Sergio Toledo Redondo

and 15 more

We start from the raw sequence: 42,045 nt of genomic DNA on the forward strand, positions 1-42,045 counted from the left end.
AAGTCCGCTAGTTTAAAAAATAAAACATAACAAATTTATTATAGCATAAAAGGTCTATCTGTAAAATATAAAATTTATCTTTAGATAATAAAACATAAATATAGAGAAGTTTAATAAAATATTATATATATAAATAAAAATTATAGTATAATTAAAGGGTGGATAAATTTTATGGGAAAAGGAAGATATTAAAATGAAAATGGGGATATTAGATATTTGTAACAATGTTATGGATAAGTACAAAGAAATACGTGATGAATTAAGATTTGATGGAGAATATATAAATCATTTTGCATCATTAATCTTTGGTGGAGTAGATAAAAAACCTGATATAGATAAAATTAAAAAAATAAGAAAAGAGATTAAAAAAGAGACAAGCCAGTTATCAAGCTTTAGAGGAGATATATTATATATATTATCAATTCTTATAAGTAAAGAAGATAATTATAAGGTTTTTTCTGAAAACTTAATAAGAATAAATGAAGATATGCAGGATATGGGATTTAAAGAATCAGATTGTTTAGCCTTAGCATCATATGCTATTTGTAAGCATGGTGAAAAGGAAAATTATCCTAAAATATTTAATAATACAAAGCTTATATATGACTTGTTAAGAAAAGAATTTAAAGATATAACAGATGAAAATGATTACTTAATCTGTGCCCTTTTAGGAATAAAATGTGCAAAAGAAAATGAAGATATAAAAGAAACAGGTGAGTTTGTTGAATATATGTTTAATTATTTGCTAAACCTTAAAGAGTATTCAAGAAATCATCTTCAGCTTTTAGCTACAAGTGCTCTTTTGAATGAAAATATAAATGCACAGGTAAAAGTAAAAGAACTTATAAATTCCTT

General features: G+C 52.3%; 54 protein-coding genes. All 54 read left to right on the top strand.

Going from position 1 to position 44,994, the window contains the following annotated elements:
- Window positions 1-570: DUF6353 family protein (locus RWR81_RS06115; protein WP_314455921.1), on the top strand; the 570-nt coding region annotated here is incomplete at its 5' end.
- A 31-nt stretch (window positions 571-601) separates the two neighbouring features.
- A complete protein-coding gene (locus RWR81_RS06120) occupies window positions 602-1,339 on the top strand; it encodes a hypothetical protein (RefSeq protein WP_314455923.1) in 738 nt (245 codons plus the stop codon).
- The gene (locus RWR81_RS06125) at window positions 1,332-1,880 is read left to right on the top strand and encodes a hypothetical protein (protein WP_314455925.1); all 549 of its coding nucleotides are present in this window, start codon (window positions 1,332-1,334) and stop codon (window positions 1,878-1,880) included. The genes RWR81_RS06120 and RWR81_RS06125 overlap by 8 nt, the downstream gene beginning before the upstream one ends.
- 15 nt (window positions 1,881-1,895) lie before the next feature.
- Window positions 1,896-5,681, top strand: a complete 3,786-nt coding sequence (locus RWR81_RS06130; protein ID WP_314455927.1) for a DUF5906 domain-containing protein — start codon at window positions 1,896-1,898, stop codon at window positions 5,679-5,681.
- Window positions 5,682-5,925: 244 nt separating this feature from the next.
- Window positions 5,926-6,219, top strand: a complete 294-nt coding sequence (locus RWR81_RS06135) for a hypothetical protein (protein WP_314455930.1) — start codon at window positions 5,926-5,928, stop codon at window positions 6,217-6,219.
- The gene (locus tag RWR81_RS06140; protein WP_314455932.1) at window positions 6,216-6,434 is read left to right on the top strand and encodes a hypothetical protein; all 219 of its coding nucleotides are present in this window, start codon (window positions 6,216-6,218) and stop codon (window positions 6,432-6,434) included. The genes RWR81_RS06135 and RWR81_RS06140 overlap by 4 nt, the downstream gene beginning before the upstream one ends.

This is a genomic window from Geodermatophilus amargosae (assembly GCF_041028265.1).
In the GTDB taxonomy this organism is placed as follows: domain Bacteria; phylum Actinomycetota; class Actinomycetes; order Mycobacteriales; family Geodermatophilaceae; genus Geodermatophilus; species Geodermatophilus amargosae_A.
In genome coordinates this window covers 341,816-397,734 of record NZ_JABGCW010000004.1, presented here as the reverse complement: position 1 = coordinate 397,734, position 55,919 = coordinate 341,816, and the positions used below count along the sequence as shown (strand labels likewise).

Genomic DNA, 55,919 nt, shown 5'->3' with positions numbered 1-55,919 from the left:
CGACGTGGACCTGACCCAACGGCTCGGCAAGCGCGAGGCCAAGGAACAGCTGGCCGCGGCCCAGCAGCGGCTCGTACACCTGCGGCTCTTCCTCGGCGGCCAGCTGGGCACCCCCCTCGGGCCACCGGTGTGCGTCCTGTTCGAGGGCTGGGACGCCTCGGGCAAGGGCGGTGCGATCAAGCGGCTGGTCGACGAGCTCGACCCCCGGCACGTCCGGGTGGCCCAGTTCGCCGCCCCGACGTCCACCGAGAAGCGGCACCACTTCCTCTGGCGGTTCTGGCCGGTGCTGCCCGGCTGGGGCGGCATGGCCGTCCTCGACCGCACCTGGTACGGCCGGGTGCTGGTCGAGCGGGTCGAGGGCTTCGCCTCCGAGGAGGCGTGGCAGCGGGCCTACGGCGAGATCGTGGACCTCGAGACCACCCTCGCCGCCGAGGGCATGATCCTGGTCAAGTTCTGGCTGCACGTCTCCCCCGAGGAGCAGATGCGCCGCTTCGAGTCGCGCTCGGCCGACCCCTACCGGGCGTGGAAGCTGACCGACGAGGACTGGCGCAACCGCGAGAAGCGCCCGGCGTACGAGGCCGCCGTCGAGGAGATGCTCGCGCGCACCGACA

The Earth’s magnetosphere is filled by particles from two sources: the solar wind and the ionosphere. Ionospheric ions are initially cold and contain He+ and O+, in addition to to H+. Depending on their initial magnetic latitude and local time, and the state of the magnetosphere, they may contribute to the plasmasphere, the plasma sheet, the ring current, the warm plasma cloak etc. Depending on which path they follow in the magnetosphere, some of these ionospheric ions remain cold when they reach the two key reconnection regions: the Earth’s magnetopause and the plasma sheet in the tail. In this presentation, we will first review previous statistical works that quantify the number of cold/ionospheric ions near these two regions. Several works have attempted to quantify these populations, but they are inherently difficult to characterize due to their low energy, often below the spacecraft potential. We will also discuss the impacts they have on the magnetic reconnection process. Ionospheric ions mass-load the regions where reconnection takes place and change the characteristic Alfven speed, resulting in a smaller reconnection electric field. They also take a portion of the energy that is imparted to particles, affecting the energy budget of magnetic reconnection. Finally, they introduce new length and time scales, associated to their gyroradius and gyroperiod. We will discuss what are the implications of these impacts for the evolution of the magnetosphere – solar wind interactions.